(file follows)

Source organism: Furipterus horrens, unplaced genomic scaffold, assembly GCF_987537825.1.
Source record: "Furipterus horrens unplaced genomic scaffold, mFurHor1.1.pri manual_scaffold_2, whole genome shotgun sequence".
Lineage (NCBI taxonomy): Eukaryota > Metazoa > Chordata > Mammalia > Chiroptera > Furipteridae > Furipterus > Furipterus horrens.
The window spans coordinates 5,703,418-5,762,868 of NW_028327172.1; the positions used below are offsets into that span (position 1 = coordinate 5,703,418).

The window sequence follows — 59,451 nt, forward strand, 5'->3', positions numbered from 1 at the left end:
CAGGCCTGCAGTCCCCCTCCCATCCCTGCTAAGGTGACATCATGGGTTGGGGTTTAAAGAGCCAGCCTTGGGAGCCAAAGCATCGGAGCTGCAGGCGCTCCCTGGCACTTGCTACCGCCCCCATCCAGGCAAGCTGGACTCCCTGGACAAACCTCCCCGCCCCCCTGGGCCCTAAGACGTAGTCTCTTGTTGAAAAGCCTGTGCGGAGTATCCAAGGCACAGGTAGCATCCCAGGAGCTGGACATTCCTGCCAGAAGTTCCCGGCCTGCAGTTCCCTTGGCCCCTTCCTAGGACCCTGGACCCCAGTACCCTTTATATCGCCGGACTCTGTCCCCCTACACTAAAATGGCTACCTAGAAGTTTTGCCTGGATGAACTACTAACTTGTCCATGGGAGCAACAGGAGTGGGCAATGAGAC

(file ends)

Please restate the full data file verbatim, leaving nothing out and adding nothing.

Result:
Source organism: Furipterus horrens, unplaced genomic scaffold, assembly GCF_987537825.1.
Source record: "Furipterus horrens unplaced genomic scaffold, mFurHor1.1.pri manual_scaffold_2, whole genome shotgun sequence".
Lineage (NCBI taxonomy): Eukaryota > Metazoa > Chordata > Mammalia > Chiroptera > Furipteridae > Furipterus > Furipterus horrens.
The window spans coordinates 5,703,418-5,762,868 of NW_028327172.1; the positions used below are offsets into that span (position 1 = coordinate 5,703,418).

The window sequence follows — 59,451 nt, forward strand, 5'->3', positions numbered from 1 at the left end:
CAGGCCTGCAGTCCCCCTCCCATCCCTGCTAAGGTGACATCATGGGTTGGGGTTTAAAGAGCCAGCCTTGGGAGCCAAAGCATCGGAGCTGCAGGCGCTCCCTGGCACTTGCTACCGCCCCCATCCAGGCAAGCTGGACTCCCTGGACAAACCTCCCCGCCCCCCTGGGCCCTAAGACGTAGTCTCTTGTTGAAAAGCCTGTGCGGAGTATCCAAGGCACAGGTAGCATCCCAGGAGCTGGACATTCCTGCCAGAAGTTCCCGGCCTGCAGTTCCCTTGGCCCCTTCCTAGGACCCTGGACCCCAGTACCCTTTATATCGCCGGACTCTGTCCCCCTACACTAAAATGGCTACCTAGAAGTTTTGCCTGGATGAACTACTAACTTGTCCATGGGAGCAACAGGAGTGGGCAATGAGAC